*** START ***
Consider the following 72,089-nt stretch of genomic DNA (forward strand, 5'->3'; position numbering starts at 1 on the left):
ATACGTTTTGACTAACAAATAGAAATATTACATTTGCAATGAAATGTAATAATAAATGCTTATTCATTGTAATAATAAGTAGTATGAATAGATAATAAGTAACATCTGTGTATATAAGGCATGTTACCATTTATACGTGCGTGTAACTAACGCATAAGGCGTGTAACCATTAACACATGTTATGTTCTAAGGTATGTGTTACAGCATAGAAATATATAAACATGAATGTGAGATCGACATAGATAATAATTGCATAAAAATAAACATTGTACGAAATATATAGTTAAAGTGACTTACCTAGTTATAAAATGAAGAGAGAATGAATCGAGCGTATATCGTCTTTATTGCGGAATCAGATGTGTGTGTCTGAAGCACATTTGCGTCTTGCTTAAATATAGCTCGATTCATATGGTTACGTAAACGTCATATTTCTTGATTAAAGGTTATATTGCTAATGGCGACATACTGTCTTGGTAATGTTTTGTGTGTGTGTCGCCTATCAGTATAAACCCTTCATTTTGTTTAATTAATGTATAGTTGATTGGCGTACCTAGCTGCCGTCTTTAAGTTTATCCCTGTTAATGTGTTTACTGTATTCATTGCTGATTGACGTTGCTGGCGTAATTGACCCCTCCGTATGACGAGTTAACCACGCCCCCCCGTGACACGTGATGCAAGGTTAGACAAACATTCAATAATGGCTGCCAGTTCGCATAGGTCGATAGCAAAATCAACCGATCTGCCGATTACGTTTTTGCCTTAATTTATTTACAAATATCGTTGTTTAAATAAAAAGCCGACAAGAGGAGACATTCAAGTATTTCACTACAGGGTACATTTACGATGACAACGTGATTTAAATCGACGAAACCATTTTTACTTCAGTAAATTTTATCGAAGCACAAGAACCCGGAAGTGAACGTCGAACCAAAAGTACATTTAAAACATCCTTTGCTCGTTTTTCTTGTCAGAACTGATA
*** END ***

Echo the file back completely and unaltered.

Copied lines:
Consider the following 72,089-nt stretch of genomic DNA (forward strand, 5'->3'; position numbering starts at 1 on the left):
ATACGTTTTGACTAACAAATAGAAATATTACATTTGCAATGAAATGTAATAATAAATGCTTATTCATTGTAATAATAAGTAGTATGAATAGATAATAAGTAACATCTGTGTATATAAGGCATGTTACCATTTATACGTGCGTGTAACTAACGCATAAGGCGTGTAACCATTAACACATGTTATGTTCTAAGGTATGTGTTACAGCATAGAAATATATAAACATGAATGTGAGATCGACATAGATAATAATTGCATAAAAATAAACATTGTACGAAATATATAGTTAAAGTGACTTACCTAGTTATAAAATGAAGAGAGAATGAATCGAGCGTATATCGTCTTTATTGCGGAATCAGATGTGTGTGTCTGAAGCACATTTGCGTCTTGCTTAAATATAGCTCGATTCATATGGTTACGTAAACGTCATATTTCTTGATTAAAGGTTATATTGCTAATGGCGACATACTGTCTTGGTAATGTTTTGTGTGTGTGTCGCCTATCAGTATAAACCCTTCATTTTGTTTAATTAATGTATAGTTGATTGGCGTACCTAGCTGCCGTCTTTAAGTTTATCCCTGTTAATGTGTTTACTGTATTCATTGCTGATTGACGTTGCTGGCGTAATTGACCCCTCCGTATGACGAGTTAACCACGCCCCCCCGTGACACGTGATGCAAGGTTAGACAAACATTCAATAATGGCTGCCAGTTCGCATAGGTCGATAGCAAAATCAACCGATCTGCCGATTACGTTTTTGCCTTAATTTATTTACAAATATCGTTGTTTAAATAAAAAGCCGACAAGAGGAGACATTCAAGTATTTCACTACAGGGTACATTTACGATGACAACGTGATTTAAATCGACGAAACCATTTTTACTTCAGTAAATTTTATCGAAGCACAAGAACCCGGAAGTGAACGTCGAACCAAAAGTACATTTAAAACATCCTTTGCTCGTTTTTCTTGTCAGAACTGATA